According to security researchers, a ransomware strain in the guise of a battery application infiltrated Google's Play. Examine Level states that a prospect of the company became infected with the malicious application named "Charger" when they unwittingly plugged the battery monitoring gadget which is named EnergyRescue.
No sooner is the command issued the malicious software finds the location, opens all the contacts' ids from the address book and sends them SMS messages before blocking access to the system. Thereafter, the victim is said he must make certain payment for reversing the ransomware otherwise all his details would be used to carry out many nefarious activities, including spamming of messages and financial fraud. Tech2.org posted this, January 26, 2017.
A message accompanying the ransomware notifies the victim that he'll be willing to pay when he knows that part of his personal information will be posted on the gray areas of the Web every 30 minutes.
The Charger controllers further give a reassuring message to the victims via issuing a cent percent assurance that when the victims pay the ransom amount of 0.2 Bitcoin the entire seized info would be abandoned while access to their computers returned.
According to Andrey Polkovnichenko and Oren Koriat, cellular safety examiners at Examine Level, the 0.2 Bitcoin ransom demanded is much greater than what Cellular ransomware hitherto demanded just as DataLust ransomware too comparatively demanded only $15.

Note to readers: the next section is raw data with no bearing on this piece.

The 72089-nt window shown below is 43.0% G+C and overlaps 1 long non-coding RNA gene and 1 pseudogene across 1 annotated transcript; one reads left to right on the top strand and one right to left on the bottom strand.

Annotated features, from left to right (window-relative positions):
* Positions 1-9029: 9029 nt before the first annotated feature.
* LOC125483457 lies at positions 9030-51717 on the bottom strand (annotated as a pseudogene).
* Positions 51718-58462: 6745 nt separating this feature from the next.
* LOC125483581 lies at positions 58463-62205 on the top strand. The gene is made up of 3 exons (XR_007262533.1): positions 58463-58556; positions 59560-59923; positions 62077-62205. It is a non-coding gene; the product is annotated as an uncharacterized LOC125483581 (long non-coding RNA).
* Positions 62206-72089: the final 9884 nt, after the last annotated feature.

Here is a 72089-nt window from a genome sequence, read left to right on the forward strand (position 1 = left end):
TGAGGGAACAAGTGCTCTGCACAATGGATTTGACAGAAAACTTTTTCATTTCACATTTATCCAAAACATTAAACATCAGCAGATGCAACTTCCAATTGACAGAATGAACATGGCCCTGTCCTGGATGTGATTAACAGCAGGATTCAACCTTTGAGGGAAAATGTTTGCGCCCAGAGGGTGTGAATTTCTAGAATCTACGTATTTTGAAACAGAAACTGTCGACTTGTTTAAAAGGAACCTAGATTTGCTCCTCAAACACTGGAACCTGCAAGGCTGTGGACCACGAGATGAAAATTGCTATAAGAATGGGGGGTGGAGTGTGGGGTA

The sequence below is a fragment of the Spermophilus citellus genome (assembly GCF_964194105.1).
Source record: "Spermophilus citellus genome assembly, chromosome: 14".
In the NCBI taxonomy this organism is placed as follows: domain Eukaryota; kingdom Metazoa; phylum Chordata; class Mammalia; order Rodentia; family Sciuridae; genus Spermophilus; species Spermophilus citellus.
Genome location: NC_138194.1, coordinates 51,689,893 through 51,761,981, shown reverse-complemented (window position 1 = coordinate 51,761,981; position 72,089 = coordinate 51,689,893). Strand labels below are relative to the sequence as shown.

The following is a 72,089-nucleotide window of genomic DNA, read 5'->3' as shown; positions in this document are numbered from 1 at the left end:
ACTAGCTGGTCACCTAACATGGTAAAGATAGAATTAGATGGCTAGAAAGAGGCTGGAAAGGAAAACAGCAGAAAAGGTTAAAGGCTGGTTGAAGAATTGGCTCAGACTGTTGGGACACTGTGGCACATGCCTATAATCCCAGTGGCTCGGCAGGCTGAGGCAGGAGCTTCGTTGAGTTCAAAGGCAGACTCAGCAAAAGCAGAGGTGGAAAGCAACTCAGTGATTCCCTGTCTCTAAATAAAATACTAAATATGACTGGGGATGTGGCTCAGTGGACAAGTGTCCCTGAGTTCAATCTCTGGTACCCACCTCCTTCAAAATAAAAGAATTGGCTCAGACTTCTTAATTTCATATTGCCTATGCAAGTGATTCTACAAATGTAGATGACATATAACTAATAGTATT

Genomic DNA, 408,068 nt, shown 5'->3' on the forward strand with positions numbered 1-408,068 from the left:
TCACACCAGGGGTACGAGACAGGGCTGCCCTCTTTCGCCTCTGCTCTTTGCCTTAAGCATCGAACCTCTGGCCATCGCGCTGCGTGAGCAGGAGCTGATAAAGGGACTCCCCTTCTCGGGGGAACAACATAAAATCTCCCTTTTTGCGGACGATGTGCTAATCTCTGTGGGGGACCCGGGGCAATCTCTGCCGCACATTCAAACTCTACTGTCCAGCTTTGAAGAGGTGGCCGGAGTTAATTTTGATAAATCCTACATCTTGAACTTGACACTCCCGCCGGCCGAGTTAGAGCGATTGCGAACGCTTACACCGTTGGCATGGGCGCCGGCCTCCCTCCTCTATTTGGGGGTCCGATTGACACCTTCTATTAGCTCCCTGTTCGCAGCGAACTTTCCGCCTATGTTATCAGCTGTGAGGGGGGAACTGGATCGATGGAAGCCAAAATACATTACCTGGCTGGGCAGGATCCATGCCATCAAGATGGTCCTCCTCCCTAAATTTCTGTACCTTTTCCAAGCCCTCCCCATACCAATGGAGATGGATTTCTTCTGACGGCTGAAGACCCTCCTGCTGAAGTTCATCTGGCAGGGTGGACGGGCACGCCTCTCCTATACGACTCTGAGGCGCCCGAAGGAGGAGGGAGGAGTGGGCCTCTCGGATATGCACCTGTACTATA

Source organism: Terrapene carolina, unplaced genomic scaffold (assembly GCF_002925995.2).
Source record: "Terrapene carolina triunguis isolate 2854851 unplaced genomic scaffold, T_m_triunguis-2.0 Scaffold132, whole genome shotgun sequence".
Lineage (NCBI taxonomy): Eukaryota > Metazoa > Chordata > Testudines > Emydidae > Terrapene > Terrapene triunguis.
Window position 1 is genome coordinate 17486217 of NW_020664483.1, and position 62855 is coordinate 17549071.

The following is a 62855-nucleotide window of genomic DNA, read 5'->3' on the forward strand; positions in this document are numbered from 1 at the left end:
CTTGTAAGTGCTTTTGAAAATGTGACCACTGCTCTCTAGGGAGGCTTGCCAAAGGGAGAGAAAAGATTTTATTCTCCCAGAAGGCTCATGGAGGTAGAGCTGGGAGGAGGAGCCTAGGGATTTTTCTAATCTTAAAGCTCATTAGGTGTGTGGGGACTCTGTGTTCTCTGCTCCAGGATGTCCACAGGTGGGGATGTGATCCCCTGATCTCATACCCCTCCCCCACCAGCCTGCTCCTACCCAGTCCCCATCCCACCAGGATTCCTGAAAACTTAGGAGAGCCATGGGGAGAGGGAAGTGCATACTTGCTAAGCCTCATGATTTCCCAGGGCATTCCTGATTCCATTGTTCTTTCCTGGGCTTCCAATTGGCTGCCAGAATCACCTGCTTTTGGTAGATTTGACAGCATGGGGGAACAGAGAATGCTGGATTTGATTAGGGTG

Furthermore as per Examine Level, thus far there hasn't been any ransom payment made vis-à-vis the Bitcoin negotiation. Therefore, nothing can be said clearly whether any profit was made from the related ransomware attack. The cellular safety analysts state they've apprised Google about the incident while effectively deactivated the tainted Charger application.
A Google spokesperson said they respected the initiative made to spread wariness of the happening situation. The Internet giant had adopted suitable measures while was ready to carefully work out with analysts to protect Android customers.
Ultimately, it isn't quite clear how the Charger app made its way into Google Play. Earlier, Android malware developers cleverly bypassed Google's security checks via hiding in professional applications such as various utilities or video games.